Credit freezes are free under a federal law that just went into effect. Learn how to protect your credit.
by Sid Kirchheimer, March 30, 2009
Thanks to a con that has spread like wildfire in recent months, there’s new concern for anyone with a bank account and a telephone number.
The new trickery is called “smishing.” It’s a cousin of “phishing,” an attempt to get personal information via e-mails or other electronic communication. “Smishing” relies on wireless phones for identity theft by using a communications protocol called SMS (short message service), which sends text messages.
Across the country, people have been getting cellphone text messages purporting to be from their banks or credits unions—saying that their ATM cards, credit cards or bank accounts have been closed or frozen. The bogus messages then instruct recipients to call a toll-free number to settle the problem.
Similar prerecorded messages are also sent to traditional telephone “land lines.”
These phony messages purport to be from one of several hundreds banks and are sent to people across the country. When calling the suggested phone number, respondents are instructed—again, usually by prerecorded prompts—to provide their account numbers and other personal information, paving the way for identity theft.
“We had instances where customers fell for it,” says Doug Johnson, senior policy analyst for the American Bankers Association. “I don’t have a number on how many victims, but this scam is prevalent.”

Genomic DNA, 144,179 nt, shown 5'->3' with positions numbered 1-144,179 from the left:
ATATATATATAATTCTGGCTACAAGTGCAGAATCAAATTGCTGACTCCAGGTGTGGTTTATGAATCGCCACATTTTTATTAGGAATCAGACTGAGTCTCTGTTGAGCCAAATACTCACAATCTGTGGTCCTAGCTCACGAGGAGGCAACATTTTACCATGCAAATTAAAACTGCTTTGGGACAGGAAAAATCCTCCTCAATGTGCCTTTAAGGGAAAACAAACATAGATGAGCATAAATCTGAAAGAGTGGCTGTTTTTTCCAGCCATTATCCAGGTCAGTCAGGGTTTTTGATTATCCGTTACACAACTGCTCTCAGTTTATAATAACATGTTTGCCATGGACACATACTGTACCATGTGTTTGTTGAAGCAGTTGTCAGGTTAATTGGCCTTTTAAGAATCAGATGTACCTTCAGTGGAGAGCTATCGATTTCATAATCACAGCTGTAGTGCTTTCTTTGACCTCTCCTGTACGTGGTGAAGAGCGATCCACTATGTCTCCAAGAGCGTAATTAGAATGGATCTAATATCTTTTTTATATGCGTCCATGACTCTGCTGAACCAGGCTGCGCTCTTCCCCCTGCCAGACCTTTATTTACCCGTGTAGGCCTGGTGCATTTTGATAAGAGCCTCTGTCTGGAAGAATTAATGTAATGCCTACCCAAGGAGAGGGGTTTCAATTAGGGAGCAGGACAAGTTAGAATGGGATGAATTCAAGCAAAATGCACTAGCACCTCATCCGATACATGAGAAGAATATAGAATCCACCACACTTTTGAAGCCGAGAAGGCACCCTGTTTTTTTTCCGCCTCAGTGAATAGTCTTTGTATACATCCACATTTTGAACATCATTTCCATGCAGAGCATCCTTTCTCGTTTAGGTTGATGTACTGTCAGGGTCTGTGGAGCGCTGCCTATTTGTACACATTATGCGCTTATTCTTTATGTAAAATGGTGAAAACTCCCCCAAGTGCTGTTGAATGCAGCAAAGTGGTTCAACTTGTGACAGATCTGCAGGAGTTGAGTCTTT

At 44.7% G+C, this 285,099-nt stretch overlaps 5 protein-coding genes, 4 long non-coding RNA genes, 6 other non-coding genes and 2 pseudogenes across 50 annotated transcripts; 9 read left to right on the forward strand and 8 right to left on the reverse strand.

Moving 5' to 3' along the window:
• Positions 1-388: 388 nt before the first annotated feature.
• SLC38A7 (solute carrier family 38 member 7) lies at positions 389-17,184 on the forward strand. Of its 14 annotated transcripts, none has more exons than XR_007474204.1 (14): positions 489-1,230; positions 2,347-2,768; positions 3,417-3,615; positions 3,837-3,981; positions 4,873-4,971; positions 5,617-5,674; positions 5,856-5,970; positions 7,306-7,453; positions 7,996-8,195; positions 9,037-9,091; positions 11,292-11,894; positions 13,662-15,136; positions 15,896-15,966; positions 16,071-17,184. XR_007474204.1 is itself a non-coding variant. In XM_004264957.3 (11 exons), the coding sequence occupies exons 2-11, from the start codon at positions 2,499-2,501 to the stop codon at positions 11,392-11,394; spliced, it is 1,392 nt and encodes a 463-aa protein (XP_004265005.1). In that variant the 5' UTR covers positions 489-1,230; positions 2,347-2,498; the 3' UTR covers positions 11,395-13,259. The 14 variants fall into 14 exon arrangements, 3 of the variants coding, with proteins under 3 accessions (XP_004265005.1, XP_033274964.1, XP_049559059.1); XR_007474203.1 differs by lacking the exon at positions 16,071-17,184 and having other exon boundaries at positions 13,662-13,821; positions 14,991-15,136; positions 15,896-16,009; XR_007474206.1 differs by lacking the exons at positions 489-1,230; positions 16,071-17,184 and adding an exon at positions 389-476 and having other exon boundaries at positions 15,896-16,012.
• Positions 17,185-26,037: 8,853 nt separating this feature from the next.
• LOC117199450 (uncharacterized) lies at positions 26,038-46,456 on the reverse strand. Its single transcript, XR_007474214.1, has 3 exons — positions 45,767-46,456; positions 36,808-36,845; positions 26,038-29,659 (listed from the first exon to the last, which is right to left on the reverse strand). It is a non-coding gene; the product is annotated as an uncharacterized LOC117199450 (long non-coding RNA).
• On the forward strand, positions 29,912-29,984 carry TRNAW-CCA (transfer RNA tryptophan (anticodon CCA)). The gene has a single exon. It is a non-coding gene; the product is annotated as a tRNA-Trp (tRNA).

Do not respond if you get a text message or phone call allegedly sent by your bank. Scammers use programs that allow them to send text and prerecorded messages to random phone numbers.
Do not rely on your caller ID. Scammers can use “spoofing” software or voice over Internet protocol (VoIP) telephone numbers to falsely publish the name and phone number of your bank on your caller ID, making these calls appear to be authentic. Instead, telephone your bank or credit card issuer directly—look up the number yourself—if you are worried about your accounts.
If you detect any suspicious activity on any of your accounts, immediately contact your bank or credit card issuer. Then, several weeks later, check your credit history, the only website that under federal law provides all citizens with three free credit reports a year (although credit scores cost extra).
Sid Kirchheimer is the author of Scam-Proof Your Life (AARP Books/Sterling).
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